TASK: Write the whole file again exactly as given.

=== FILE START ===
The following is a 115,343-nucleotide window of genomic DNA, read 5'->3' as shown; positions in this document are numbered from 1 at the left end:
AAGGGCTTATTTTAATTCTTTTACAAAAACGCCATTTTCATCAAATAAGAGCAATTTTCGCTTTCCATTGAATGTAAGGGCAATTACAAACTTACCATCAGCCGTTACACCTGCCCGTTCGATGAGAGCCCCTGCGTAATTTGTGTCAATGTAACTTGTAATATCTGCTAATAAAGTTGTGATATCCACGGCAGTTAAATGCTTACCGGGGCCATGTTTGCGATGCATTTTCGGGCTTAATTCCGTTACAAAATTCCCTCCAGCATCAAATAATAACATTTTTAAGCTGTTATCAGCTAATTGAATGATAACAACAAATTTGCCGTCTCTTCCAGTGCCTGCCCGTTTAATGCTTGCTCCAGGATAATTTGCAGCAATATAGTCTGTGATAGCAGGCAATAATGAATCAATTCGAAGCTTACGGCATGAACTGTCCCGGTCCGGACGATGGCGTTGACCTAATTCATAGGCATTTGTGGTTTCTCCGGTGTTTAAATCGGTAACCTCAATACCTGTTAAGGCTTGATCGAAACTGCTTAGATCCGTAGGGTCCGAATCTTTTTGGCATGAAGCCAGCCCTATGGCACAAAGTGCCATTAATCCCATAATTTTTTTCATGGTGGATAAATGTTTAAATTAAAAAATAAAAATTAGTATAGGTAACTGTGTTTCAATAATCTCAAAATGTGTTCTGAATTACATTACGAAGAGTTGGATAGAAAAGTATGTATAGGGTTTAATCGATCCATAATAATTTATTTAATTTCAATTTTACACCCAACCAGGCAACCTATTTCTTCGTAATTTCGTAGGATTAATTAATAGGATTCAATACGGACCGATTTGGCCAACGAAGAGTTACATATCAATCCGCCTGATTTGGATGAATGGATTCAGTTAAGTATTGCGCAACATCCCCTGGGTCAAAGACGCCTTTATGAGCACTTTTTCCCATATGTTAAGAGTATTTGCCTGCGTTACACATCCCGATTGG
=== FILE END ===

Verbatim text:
The following is a 115,343-nucleotide window of genomic DNA, read 5'->3' as shown; positions in this document are numbered from 1 at the left end:
AAGGGCTTATTTTAATTCTTTTACAAAAACGCCATTTTCATCAAATAAGAGCAATTTTCGCTTTCCATTGAATGTAAGGGCAATTACAAACTTACCATCAGCCGTTACACCTGCCCGTTCGATGAGAGCCCCTGCGTAATTTGTGTCAATGTAACTTGTAATATCTGCTAATAAAGTTGTGATATCCACGGCAGTTAAATGCTTACCGGGGCCATGTTTGCGATGCATTTTCGGGCTTAATTCCGTTACAAAATTCCCTCCAGCATCAAATAATAACATTTTTAAGCTGTTATCAGCTAATTGAATGATAACAACAAATTTGCCGTCTCTTCCAGTGCCTGCCCGTTTAATGCTTGCTCCAGGATAATTTGCAGCAATATAGTCTGTGATAGCAGGCAATAATGAATCAATTCGAAGCTTACGGCATGAACTGTCCCGGTCCGGACGATGGCGTTGACCTAATTCATAGGCATTTGTGGTTTCTCCGGTGTTTAAATCGGTAACCTCAATACCTGTTAAGGCTTGATCGAAACTGCTTAGATCCGTAGGGTCCGAATCTTTTTGGCATGAAGCCAGCCCTATGGCACAAAGTGCCATTAATCCCATAATTTTTTTCATGGTGGATAAATGTTTAAATTAAAAAATAAAAATTAGTATAGGTAACTGTGTTTCAATAATCTCAAAATGTGTTCTGAATTACATTACGAAGAGTTGGATAGAAAAGTATGTATAGGGTTTAATCGATCCATAATAATTTATTTAATTTCAATTTTACACCCAACCAGGCAACCTATTTCTTCGTAATTTCGTAGGATTAATTAATAGGATTCAATACGGACCGATTTGGCCAACGAAGAGTTACATATCAATCCGCCTGATTTGGATGAATGGATTCAGTTAAGTATTGCGCAACATCCCCTGGGTCAAAGACGCCTTTATGAGCACTTTTTCCCATATGTTAAGAGTATTTGCCTGCGTTACACATCCCGATTGG